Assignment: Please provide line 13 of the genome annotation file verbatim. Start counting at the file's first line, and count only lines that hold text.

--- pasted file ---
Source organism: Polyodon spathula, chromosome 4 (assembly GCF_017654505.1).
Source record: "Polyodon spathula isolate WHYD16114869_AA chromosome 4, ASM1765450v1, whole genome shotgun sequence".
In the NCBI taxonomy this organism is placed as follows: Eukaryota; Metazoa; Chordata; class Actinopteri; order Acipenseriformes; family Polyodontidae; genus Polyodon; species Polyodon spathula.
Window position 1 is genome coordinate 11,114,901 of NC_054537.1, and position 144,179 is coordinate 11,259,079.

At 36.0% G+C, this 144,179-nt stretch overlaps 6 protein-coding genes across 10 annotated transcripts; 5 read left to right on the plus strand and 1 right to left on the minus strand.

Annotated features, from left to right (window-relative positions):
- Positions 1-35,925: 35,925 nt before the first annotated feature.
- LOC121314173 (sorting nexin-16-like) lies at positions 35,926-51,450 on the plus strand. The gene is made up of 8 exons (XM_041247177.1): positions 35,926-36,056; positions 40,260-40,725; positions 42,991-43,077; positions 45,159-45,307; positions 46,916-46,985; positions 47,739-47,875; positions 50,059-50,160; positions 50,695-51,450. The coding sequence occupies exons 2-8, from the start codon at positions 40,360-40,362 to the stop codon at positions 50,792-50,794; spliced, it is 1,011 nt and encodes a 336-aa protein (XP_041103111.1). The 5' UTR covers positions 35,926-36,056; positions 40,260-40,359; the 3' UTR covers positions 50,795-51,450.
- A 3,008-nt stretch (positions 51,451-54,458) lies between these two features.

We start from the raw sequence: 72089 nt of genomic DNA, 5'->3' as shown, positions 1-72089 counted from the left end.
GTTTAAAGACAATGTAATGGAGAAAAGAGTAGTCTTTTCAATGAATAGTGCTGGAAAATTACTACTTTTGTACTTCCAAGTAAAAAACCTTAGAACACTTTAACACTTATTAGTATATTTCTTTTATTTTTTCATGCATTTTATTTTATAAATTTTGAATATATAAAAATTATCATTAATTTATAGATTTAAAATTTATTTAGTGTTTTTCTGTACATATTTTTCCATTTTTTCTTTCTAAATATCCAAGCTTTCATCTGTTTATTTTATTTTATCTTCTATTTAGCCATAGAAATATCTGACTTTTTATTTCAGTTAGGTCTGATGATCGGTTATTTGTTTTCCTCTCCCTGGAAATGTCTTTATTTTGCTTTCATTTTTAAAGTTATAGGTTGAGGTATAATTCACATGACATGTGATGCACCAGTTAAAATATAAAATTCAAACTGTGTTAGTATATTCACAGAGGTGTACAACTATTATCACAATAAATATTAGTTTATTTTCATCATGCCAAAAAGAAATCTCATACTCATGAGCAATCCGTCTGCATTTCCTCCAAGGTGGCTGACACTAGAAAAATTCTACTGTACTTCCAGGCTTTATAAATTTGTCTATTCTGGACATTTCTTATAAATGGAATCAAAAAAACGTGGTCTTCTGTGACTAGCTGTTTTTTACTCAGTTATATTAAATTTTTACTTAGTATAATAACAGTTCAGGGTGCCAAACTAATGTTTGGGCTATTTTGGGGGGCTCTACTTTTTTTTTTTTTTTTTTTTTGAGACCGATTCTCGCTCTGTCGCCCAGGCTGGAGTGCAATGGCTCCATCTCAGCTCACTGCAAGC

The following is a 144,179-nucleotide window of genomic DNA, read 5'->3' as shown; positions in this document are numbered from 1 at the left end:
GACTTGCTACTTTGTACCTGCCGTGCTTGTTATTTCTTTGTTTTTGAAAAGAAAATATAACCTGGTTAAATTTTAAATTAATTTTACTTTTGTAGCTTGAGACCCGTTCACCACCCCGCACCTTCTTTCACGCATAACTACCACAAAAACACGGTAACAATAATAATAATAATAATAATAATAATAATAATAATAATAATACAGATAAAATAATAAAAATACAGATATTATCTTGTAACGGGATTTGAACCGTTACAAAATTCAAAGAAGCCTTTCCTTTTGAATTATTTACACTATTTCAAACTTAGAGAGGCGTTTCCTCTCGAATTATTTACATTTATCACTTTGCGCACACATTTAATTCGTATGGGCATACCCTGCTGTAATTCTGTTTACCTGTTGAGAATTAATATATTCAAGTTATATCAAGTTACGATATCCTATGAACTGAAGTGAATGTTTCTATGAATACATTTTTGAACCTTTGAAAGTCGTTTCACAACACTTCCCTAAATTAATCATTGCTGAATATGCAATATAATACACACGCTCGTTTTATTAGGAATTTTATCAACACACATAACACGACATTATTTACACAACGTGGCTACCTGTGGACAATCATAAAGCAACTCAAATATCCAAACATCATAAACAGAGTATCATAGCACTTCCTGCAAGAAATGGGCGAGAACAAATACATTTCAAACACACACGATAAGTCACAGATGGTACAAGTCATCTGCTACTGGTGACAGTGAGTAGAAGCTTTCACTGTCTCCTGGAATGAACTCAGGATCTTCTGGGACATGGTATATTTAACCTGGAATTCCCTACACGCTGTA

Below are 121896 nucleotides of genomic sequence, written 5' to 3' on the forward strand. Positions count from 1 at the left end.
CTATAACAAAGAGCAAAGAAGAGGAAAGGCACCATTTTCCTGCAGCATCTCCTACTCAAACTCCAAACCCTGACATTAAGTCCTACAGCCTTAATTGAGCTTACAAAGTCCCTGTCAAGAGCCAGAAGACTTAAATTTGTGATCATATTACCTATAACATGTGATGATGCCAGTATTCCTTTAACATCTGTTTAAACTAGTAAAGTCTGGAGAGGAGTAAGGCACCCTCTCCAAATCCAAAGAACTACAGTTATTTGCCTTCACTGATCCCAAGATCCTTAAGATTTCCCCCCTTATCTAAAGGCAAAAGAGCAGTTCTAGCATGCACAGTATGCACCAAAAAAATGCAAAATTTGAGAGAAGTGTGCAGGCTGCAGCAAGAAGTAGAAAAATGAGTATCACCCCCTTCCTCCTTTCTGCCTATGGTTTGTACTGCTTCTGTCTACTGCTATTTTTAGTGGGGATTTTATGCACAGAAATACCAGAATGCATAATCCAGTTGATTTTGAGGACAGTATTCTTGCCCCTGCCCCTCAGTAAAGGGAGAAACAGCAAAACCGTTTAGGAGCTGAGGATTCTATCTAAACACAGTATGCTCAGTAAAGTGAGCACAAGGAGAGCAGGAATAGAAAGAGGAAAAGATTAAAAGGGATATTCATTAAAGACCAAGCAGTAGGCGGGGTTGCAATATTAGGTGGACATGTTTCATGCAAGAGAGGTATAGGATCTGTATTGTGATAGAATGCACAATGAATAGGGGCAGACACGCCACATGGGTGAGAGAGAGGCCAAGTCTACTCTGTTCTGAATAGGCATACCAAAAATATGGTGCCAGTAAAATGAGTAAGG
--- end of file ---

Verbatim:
GACTTGCTACTTTGTACCTGCCGTGCTTGTTATTTCTTTGTTTTTGAAAAGAAAATATAACCTGGTTAAATTTTAAATTAATTTTACTTTTGTAGCTTGAGACCCGTTCACCACCCCGCACCTTCTTTCACGCATAACTACCACAAAAACACGGTAACAATAATAATAATAATAATAATAATAATAATAATAATAATAATACAGATAAAATAATAAAAATACAGATATTATCTTGTAACGGGATTTGAACCGTTACAAAATTCAAAGAAGCCTTTCCTTTTGAATTATTTACACTATTTCAAACTTAGAGAGGCGTTTCCTCTCGAATTATTTACATTTATCACTTTGCGCACACATTTAATTCGTATGGGCATACCCTGCTGTAATTCTGTTTACCTGTTGAGAATTAATATATTCAAGTTATATCAAGTTACGATATCCTATGAACTGAAGTGAATGTTTCTATGAATACATTTTTGAACCTTTGAAAGTCGTTTCACAACACTTCCCTAAATTAATCATTGCTGAATATGCAATATAATACACACGCTCGTTTTATTAGGAATTTTATCAACACACATAACACGACATTATTTACACAACGTGGCTACCTGTGGACAATCATAAAGCAACTCAAATATCCAAACATCATAAACAGAGTATCATAGCACTTCCTGCAAGAAATGGGCGAGAACAAATACATTTCAAACACACACGATAAGTCACAGATGGTACAAGTCATCTGCTACTGGTGACAGTGAGTAGAAGCTTTCACTGTCTCCTGGAATGAACTCAGGATCTTCTGGGACATGGTATATTTAACCTGGAATTCCCTACACGCTGTA